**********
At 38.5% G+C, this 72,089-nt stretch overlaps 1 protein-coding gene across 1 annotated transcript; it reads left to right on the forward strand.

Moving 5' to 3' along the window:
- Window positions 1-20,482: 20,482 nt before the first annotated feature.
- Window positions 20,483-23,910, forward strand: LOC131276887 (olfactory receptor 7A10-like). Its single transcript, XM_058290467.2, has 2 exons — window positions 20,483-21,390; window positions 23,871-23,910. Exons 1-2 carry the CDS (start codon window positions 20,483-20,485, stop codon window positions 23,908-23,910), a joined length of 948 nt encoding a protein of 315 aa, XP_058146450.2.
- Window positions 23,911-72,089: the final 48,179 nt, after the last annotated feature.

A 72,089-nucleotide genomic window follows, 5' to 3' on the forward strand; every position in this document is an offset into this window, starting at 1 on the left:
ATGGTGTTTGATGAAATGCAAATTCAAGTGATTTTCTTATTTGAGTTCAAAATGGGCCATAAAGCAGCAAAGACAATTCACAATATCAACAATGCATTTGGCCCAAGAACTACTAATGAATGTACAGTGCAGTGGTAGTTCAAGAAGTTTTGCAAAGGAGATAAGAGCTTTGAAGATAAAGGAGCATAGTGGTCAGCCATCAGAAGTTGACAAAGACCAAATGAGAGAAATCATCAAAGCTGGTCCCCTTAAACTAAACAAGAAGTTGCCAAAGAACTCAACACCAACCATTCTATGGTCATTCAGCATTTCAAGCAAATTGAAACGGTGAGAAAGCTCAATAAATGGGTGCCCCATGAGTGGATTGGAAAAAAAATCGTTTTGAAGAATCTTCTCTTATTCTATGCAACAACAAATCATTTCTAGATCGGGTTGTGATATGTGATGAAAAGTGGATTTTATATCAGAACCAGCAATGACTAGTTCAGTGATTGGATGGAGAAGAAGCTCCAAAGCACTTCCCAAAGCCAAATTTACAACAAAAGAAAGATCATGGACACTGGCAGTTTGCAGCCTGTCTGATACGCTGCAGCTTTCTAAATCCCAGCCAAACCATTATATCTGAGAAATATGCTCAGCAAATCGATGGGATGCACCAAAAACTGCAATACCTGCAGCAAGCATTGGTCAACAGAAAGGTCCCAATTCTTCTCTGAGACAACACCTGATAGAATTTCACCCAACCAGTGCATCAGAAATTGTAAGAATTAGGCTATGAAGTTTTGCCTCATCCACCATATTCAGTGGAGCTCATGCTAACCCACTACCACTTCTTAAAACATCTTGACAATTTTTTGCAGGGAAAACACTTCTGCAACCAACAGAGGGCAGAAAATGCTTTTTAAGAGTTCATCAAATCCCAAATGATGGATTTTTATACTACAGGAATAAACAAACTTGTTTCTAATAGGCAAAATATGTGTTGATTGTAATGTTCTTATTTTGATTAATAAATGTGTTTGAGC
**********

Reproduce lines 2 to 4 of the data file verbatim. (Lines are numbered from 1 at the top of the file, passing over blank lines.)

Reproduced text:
Moving 5' to 3' along the window:
- Window positions 1-20,482: 20,482 nt before the first annotated feature.
- Window positions 20,483-23,910, forward strand: LOC131276887 (olfactory receptor 7A10-like). Its single transcript, XM_058290467.2, has 2 exons — window positions 20,483-21,390; window positions 23,871-23,910. Exons 1-2 carry the CDS (start codon window positions 20,483-20,485, stop codon window positions 23,908-23,910), a joined length of 948 nt encoding a protein of 315 aa, XP_058146450.2.